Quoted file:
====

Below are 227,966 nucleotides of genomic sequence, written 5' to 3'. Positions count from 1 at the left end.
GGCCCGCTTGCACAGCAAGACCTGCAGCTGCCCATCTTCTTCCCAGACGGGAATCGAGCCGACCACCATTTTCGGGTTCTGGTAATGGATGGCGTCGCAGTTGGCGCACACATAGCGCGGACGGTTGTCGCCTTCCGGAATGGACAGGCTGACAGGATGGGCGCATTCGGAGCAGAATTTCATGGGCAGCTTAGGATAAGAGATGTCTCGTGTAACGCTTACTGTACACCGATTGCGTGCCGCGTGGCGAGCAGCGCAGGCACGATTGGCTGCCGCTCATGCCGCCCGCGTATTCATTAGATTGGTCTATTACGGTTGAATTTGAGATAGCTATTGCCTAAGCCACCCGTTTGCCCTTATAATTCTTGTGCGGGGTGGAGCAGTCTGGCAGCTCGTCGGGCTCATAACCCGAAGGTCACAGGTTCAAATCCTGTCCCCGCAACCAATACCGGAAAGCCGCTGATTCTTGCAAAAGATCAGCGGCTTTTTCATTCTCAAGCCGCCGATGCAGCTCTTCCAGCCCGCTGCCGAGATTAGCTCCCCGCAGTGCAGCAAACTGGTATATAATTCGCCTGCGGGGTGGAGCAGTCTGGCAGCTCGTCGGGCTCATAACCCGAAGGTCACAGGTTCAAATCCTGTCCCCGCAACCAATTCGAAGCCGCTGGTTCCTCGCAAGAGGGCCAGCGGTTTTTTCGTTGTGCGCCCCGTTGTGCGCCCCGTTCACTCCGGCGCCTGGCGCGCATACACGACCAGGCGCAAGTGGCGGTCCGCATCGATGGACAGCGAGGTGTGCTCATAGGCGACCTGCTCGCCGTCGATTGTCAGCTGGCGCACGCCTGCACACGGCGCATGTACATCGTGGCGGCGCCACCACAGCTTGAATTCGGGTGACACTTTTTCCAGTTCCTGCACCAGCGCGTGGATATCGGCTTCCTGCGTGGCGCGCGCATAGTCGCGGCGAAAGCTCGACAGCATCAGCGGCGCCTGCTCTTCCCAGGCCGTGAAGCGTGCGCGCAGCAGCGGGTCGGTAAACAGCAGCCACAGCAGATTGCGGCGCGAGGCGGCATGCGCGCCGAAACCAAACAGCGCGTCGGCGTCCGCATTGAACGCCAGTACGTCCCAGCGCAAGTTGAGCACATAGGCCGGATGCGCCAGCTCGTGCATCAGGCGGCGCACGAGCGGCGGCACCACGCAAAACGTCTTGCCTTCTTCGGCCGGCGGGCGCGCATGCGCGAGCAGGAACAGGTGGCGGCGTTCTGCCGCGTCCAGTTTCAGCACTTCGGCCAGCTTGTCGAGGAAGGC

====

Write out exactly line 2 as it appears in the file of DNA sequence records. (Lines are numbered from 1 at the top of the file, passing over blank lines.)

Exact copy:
GGCCCGCTTGCACAGCAAGACCTGCAGCTGCCCATCTTCTTCCCAGACGGGAATCGAGCCGACCACCATTTTCGGGTTCTGGTAATGGATGGCGTCGCAGTTGGCGCACACATAGCGCGGACGGTTGTCGCCTTCCGGAATGGACAGGCTGACAGGATGGGCGCATTCGGAGCAGAATTTCATGGGCAGCTTAGGATAAGAGATGTCTCGTGTAACGCTTACTGTACACCGATTGCGTGCCGCGTGGCGAGCAGCGCAGGCACGATTGGCTGCCGCTCATGCCGCCCGCGTATTCATTAGATTGGTCTATTACGGTTGAATTTGAGATAGCTATTGCCTAAGCCACCCGTTTGCCCTTATAATTCTTGTGCGGGGTGGAGCAGTCTGGCAGCTCGTCGGGCTCATAACCCGAAGGTCACAGGTTCAAATCCTGTCCCCGCAACCAATACCGGAAAGCCGCTGATTCTTGCAAAAGATCAGCGGCTTTTTCATTCTCAAGCCGCCGATGCAGCTCTTCCAGCCCGCTGCCGAGATTAGCTCCCCGCAGTGCAGCAAACTGGTATATAATTCGCCTGCGGGGTGGAGCAGTCTGGCAGCTCGTCGGGCTCATAACCCGAAGGTCACAGGTTCAAATCCTGTCCCCGCAACCAATTCGAAGCCGCTGGTTCCTCGCAAGAGGGCCAGCGGTTTTTTCGTTGTGCGCCCCGTTGTGCGCCCCGTTCACTCCGGCGCCTGGCGCGCATACACGACCAGGCGCAAGTGGCGGTCCGCATCGATGGACAGCGAGGTGTGCTCATAGGCGACCTGCTCGCCGTCGATTGTCAGCTGGCGCACGCCTGCACACGGCGCATGTACATCGTGGCGGCGCCACCACAGCTTGAATTCGGGTGACACTTTTTCCAGTTCCTGCACCAGCGCGTGGATATCGGCTTCCTGCGTGGCGCGCGCATAGTCGCGGCGAAAGCTCGACAGCATCAGCGGCGCCTGCTCTTCCCAGGCCGTGAAGCGTGCGCGCAGCAGCGGGTCGGTAAACAGCAGCCACAGCAGATTGCGGCGCGAGGCGGCATGCGCGCCGAAACCAAACAGCGCGTCGGCGTCCGCATTGAACGCCAGTACGTCCCAGCGCAAGTTGAGCACATAGGCCGGATGCGCCAGCTCGTGCATCAGGCGGCGCACGAGCGGCGGCACCACGCAAAACGTCTTGCCTTCTTCGGCCGGCGGGCGCGCATGCGCGAGCAGGAACAGGTGGCGGCGTTCTGCCGCGTCCAGTTTCAGCACTTCGGCCAGCTTGTCGAGGAAGGC